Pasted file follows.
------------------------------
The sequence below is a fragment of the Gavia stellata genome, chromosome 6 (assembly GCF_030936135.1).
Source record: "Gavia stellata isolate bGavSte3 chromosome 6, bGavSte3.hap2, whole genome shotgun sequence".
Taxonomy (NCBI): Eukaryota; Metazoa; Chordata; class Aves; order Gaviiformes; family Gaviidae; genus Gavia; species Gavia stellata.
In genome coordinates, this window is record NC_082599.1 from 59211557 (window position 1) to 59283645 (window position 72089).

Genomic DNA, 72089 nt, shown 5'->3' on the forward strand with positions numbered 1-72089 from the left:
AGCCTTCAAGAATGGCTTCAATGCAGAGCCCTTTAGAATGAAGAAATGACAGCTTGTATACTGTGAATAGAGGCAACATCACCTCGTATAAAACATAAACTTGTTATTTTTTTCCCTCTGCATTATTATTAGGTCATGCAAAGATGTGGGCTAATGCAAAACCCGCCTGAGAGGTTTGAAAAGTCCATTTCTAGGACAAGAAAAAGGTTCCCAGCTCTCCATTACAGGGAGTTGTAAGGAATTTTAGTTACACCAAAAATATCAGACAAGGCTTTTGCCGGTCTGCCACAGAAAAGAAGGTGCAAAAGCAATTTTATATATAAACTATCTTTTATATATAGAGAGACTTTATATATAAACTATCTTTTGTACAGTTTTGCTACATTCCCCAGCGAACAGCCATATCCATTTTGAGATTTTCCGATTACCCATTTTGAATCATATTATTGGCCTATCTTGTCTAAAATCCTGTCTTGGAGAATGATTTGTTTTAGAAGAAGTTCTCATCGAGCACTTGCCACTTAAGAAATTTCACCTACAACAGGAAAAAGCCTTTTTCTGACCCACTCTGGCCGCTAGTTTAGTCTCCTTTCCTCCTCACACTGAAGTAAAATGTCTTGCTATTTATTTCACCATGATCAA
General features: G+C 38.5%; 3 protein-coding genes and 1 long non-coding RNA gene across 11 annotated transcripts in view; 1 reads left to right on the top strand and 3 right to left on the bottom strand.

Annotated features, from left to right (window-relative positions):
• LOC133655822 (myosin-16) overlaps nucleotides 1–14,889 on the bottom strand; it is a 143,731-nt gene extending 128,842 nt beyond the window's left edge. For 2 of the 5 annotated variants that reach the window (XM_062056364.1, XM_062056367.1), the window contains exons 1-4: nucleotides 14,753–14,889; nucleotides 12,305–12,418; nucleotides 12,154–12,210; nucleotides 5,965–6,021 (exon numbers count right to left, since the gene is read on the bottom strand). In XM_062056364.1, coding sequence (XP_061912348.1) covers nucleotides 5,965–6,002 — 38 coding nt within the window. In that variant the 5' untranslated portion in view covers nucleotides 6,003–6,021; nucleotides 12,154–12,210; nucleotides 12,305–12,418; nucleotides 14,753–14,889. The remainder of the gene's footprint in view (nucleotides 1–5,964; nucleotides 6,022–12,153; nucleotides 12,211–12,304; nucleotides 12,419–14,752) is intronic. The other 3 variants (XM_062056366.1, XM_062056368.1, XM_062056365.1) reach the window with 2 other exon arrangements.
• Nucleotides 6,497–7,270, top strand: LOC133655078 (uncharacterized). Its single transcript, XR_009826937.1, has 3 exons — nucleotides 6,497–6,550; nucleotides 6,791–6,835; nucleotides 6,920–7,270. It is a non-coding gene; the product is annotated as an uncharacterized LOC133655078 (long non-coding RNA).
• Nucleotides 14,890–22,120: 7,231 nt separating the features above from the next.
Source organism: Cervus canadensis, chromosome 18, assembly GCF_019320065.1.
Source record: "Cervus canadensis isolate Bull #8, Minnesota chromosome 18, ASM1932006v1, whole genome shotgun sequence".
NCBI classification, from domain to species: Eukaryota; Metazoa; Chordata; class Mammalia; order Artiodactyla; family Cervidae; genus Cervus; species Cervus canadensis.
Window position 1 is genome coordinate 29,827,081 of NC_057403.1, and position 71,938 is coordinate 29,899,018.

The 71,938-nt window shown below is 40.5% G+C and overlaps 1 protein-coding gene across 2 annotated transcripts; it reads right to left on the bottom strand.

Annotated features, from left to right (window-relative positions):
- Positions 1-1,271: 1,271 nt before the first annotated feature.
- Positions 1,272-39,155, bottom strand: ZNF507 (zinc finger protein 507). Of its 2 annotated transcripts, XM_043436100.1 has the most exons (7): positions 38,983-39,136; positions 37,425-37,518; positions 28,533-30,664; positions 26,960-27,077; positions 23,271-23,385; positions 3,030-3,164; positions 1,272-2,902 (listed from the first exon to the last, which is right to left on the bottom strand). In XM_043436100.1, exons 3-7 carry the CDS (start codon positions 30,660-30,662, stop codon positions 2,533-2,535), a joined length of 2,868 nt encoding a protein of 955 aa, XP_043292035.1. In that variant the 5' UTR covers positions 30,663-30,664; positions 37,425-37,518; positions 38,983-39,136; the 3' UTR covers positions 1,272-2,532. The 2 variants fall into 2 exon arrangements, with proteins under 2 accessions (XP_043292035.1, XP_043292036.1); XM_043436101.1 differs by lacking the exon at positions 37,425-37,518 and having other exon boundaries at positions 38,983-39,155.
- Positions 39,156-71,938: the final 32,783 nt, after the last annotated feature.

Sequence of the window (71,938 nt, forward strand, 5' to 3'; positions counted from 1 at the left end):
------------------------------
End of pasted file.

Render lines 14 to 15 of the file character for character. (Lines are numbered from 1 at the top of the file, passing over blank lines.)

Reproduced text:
NCBI classification, from domain to species: Eukaryota; Metazoa; Chordata; class Mammalia; order Artiodactyla; family Cervidae; genus Cervus; species Cervus canadensis.
Window position 1 is genome coordinate 29,827,081 of NC_057403.1, and position 71,938 is coordinate 29,899,018.